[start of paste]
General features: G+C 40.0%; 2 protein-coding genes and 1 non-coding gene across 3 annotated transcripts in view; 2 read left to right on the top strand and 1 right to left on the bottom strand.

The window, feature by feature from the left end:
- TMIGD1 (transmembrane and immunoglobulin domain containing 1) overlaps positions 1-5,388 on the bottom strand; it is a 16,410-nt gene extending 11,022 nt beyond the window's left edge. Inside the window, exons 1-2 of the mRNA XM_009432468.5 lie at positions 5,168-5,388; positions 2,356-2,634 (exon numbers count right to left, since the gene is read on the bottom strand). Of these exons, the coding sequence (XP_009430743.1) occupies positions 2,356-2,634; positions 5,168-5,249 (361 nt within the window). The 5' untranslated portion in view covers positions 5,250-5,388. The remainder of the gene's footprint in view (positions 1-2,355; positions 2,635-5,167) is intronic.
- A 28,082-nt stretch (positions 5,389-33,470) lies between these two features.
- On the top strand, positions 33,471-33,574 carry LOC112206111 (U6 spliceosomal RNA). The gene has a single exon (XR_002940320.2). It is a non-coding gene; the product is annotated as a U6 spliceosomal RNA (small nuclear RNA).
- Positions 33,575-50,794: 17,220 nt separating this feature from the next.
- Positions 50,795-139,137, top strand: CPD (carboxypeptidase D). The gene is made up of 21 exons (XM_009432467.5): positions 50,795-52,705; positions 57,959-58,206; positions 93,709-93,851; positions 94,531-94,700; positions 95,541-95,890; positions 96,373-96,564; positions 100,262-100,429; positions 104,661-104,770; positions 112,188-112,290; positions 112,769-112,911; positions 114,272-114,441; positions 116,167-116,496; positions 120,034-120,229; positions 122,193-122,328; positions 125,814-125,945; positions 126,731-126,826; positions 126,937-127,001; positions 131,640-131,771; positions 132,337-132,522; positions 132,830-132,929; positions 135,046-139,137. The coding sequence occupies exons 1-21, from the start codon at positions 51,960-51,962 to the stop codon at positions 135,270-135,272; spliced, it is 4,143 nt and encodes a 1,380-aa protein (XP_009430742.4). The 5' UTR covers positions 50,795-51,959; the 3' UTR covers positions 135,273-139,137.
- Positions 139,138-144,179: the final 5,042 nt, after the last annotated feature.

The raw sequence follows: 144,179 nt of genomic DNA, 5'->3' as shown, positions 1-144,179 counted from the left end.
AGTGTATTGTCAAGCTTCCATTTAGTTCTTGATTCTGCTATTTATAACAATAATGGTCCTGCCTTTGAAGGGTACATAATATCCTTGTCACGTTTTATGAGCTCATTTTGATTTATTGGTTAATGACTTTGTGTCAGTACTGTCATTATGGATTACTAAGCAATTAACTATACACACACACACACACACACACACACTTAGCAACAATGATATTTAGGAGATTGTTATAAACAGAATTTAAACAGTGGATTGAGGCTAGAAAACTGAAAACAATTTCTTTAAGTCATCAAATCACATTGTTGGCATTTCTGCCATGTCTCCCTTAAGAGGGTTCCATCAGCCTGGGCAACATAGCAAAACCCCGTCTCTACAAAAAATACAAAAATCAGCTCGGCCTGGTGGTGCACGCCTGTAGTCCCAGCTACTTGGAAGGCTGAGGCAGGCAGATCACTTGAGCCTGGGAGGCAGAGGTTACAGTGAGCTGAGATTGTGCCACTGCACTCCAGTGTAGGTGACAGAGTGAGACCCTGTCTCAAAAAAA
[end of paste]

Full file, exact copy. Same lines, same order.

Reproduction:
General features: G+C 40.0%; 2 protein-coding genes and 1 non-coding gene across 3 annotated transcripts in view; 2 read left to right on the top strand and 1 right to left on the bottom strand.

The window, feature by feature from the left end:
- TMIGD1 (transmembrane and immunoglobulin domain containing 1) overlaps positions 1-5,388 on the bottom strand; it is a 16,410-nt gene extending 11,022 nt beyond the window's left edge. Inside the window, exons 1-2 of the mRNA XM_009432468.5 lie at positions 5,168-5,388; positions 2,356-2,634 (exon numbers count right to left, since the gene is read on the bottom strand). Of these exons, the coding sequence (XP_009430743.1) occupies positions 2,356-2,634; positions 5,168-5,249 (361 nt within the window). The 5' untranslated portion in view covers positions 5,250-5,388. The remainder of the gene's footprint in view (positions 1-2,355; positions 2,635-5,167) is intronic.
- A 28,082-nt stretch (positions 5,389-33,470) lies between these two features.
- On the top strand, positions 33,471-33,574 carry LOC112206111 (U6 spliceosomal RNA). The gene has a single exon (XR_002940320.2). It is a non-coding gene; the product is annotated as a U6 spliceosomal RNA (small nuclear RNA).
- Positions 33,575-50,794: 17,220 nt separating this feature from the next.
- Positions 50,795-139,137, top strand: CPD (carboxypeptidase D). The gene is made up of 21 exons (XM_009432467.5): positions 50,795-52,705; positions 57,959-58,206; positions 93,709-93,851; positions 94,531-94,700; positions 95,541-95,890; positions 96,373-96,564; positions 100,262-100,429; positions 104,661-104,770; positions 112,188-112,290; positions 112,769-112,911; positions 114,272-114,441; positions 116,167-116,496; positions 120,034-120,229; positions 122,193-122,328; positions 125,814-125,945; positions 126,731-126,826; positions 126,937-127,001; positions 131,640-131,771; positions 132,337-132,522; positions 132,830-132,929; positions 135,046-139,137. The coding sequence occupies exons 1-21, from the start codon at positions 51,960-51,962 to the stop codon at positions 135,270-135,272; spliced, it is 4,143 nt and encodes a 1,380-aa protein (XP_009430742.4). The 5' UTR covers positions 50,795-51,959; the 3' UTR covers positions 135,273-139,137.
- Positions 139,138-144,179: the final 5,042 nt, after the last annotated feature.

The raw sequence follows: 144,179 nt of genomic DNA, 5'->3' as shown, positions 1-144,179 counted from the left end.
AGTGTATTGTCAAGCTTCCATTTAGTTCTTGATTCTGCTATTTATAACAATAATGGTCCTGCCTTTGAAGGGTACATAATATCCTTGTCACGTTTTATGAGCTCATTTTGATTTATTGGTTAATGACTTTGTGTCAGTACTGTCATTATGGATTACTAAGCAATTAACTATACACACACACACACACACACACACACTTAGCAACAATGATATTTAGGAGATTGTTATAAACAGAATTTAAACAGTGGATTGAGGCTAGAAAACTGAAAACAATTTCTTTAAGTCATCAAATCACATTGTTGGCATTTCTGCCATGTCTCCCTTAAGAGGGTTCCATCAGCCTGGGCAACATAGCAAAACCCCGTCTCTACAAAAAATACAAAAATCAGCTCGGCCTGGTGGTGCACGCCTGTAGTCCCAGCTACTTGGAAGGCTGAGGCAGGCAGATCACTTGAGCCTGGGAGGCAGAGGTTACAGTGAGCTGAGATTGTGCCACTGCACTCCAGTGTAGGTGACAGAGTGAGACCCTGTCTCAAAAAAA